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Year In Reviews

If your idea of a fantastic Friday is reading additional FCPA Year in Review pieces, you are in luck!

My recent piece published in the White Collar Crime Report (see here to download) starts as follows.  “For most of the Foreign Corrupt Practices Act’s history, key decisions concerning its enforcement and direction were made behind closed doors around conference room tables in Washington, D.C.  While many enforcement decisions and procedures remain opaque, 2011 witnessed the most intense year of public scrutiny in the FCPA’s history.”  The article, in addition to providing a brief overview of the 2011 enforcement year, details the scrutiny the FCPA was subjected to in the past year.  This scrutiny reveals that as the FCPA nears its 35th year, basic legal and policy questions remain as to the purpose, scope, and effectiveness of the law.”

WilmerHale’s recent Year in Review (here) states as follows.  “The most notable development of 2011 is the record level of trials and related litigation, with guilty verdicts returned in the Haiti Teleco cases, a mistrial declared in the trial of the first group of SHOT Show Sting defendants, and the convictions returned in the Lindsey Manufacturing case being vacated and the indictments dismissed as a result of the court’s conclusion that the government had engaged in prosecutorial misconduct.”

Debevoise & Plimpton’s recent Year in Review (here) states as follows.  “The adage that ‘things that cannot go on forever will not’ frames an essential theme for analysis of FCPA enforcement in 2011. As the DOJ and SEC turned their sights on a raft of cases against individuals, the monetary recoveries by the U.S. enforcement agencies in 2011 declined significantly from the nearly $1.8 billion recovered in 2010. But in-house counsel and corporate compliance departments would be wise not to take from this singular statistic the message that FCPA enforcement is on the wane. Aside from the fallacy of drawing from one year’s decline in recoveries the conclusion that the government has lost some, or even any, of its ability to extract concessions from errant companies, it is necessary to gauge the effectiveness of the U.S. government’s programs by focusing on the specifics of individual and corporate prosecutions, the less visible ways the enforcement program exerts pressure on companies to upgrade compliance, the effects of new anti-corruption programs overseas and the U.S. effort to foster enforcement by and cooperate with other nations, and, perhaps most important, the pipeline of cases yet to be filed by regulators in the United States.”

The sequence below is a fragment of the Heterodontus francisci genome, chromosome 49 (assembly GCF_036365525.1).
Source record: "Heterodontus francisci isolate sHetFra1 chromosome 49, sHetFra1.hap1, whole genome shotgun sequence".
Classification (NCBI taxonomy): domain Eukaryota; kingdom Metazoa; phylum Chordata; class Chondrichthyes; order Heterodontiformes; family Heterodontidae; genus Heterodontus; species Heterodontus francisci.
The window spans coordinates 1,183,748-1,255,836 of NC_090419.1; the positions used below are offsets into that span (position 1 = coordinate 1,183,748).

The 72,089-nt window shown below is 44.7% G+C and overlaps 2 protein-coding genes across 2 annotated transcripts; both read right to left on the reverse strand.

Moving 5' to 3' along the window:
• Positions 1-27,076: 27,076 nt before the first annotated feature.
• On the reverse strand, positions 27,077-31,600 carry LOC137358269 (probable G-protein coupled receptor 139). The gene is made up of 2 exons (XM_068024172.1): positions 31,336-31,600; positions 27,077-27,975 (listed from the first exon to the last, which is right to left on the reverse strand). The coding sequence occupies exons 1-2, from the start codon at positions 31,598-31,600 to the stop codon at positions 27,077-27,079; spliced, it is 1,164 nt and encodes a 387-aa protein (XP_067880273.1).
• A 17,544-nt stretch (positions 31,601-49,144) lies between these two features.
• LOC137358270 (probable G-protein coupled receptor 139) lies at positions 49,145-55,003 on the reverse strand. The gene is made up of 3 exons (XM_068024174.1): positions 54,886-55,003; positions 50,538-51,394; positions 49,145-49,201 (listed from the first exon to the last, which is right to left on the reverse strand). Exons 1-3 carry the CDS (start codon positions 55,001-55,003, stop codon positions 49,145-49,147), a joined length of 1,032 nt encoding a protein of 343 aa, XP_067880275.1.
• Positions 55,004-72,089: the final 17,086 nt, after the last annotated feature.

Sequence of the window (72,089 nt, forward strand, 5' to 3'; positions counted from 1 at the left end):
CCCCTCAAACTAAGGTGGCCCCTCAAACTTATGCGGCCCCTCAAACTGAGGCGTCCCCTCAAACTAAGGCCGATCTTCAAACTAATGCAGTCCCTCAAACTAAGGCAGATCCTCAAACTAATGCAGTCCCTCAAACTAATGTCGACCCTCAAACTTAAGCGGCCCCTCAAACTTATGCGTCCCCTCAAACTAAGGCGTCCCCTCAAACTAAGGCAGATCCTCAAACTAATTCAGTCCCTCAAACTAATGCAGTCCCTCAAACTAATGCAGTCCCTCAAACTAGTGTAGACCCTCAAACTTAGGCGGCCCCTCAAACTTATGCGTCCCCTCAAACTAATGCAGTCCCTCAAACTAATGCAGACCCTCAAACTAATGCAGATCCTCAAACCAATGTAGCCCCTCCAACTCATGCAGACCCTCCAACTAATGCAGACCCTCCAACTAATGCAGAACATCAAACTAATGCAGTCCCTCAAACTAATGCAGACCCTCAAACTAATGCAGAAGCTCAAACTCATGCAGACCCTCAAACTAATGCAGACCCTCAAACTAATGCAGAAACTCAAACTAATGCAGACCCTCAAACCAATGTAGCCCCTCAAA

Squire Sander’s in-depth Year in Review digest is here.


A good weekend to all.


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